Manchester Press has built a reputation in providing fine coffee and an impressive bagel menu. With a packed house when we arrived, there maybe a little wait for the work lunchtime slot. To be honest though, who wouldn’t wait for delicious bagels?”

Miss SL:
“It was a chilly but sunny Saturday when Mr LB and I decided to take a trip into town for brunch at Hardware Societe. Our waking up habits, however, didn’t see us getting into the city until about 1pm. The line was even longer than the previous weekend when I had gone with some girlfriends. Our stomachs rumbled that it was not the kind of day to wait for food, so we wandered a laneway over to Manchester Press for some bagel action.

Down the unassuming Rankins Lane lies a converted print building turned cafe. Manchester Press has a beautifully relaxed yet trendy feel to it. Quirky art and photography lightly litter the walls without intruding on your visual senses. We were immediately seated on a large communal table and handed the clear menu with black and white perspex labels highlighting the available food. With coffees ordered, Mr LB and I pondered over the menu for choices. I quickly made my mind up for the Ava, feta, mint, pine nuts, roquette, cherry toms [$12.00]  add a soft-boiled egg [$1.50].

My coffee came out and it was a work of art! I’m not sure if it was supposed to be me, or just a girl, but it was pretty cool and worth the additional wait.

When my bagel came out, I couldn’t believe how much avocado was in it! My mind was counting the calories, but my stomach was trying to convince it that it was all good fats. I started devouring my dish with slabs of avocado, feta and a hard-to-cut- sesame seed bagel. To be honest, I couldn’t really taste the mint, but the avocado was deliciously fresh.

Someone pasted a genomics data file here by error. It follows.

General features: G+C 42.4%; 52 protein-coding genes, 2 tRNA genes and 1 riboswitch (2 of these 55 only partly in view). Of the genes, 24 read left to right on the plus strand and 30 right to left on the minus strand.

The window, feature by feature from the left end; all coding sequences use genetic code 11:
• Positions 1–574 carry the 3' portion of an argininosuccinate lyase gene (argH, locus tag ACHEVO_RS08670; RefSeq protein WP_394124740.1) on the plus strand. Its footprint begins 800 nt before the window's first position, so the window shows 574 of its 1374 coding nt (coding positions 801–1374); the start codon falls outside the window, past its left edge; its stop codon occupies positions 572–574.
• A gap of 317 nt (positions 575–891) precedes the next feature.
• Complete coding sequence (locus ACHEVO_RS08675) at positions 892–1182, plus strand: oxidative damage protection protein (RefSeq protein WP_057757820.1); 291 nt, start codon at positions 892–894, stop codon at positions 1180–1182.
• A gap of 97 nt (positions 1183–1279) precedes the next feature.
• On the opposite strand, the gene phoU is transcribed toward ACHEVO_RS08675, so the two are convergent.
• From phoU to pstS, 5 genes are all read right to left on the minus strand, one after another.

Ava, feta, mint, pine nuts, roquette, cherry toms- add a soft-boiled egg

The cherry tomatoes popped with juice. The only thing missing was a freshly poached egg on top. In my desperation to experience an egg on top, I cracked into my soft-boiled egg. The shell shattered into many pieces and it became a mission to peel off the shells. As my fingers burned with the heat of the boiled egg, I kept thinking about the end result. Slightly overcooked, my gooey egg oozed over my bagel which took it to the next level. Lovely!

Ava, feta, mint, pine nuts, roquette, cherry toms- add a soft boiled egg

I had a taste of Mr LBs dish and while I thought it was good, it wasn’t something I could consume an entire meal of. The chutney overpowered pretty much anything else on top of the bagel and after a while, I could see it becoming sickening.

Manchester Press is a nice place to go if you’re looking for somewhere trendy to hang out in and drink a coffee while reading your paper. The food is nice and the cooks show that bagels aren’t boring.”

Final Thought: “Bagel-icious”

Manchester Press on Urbanspoon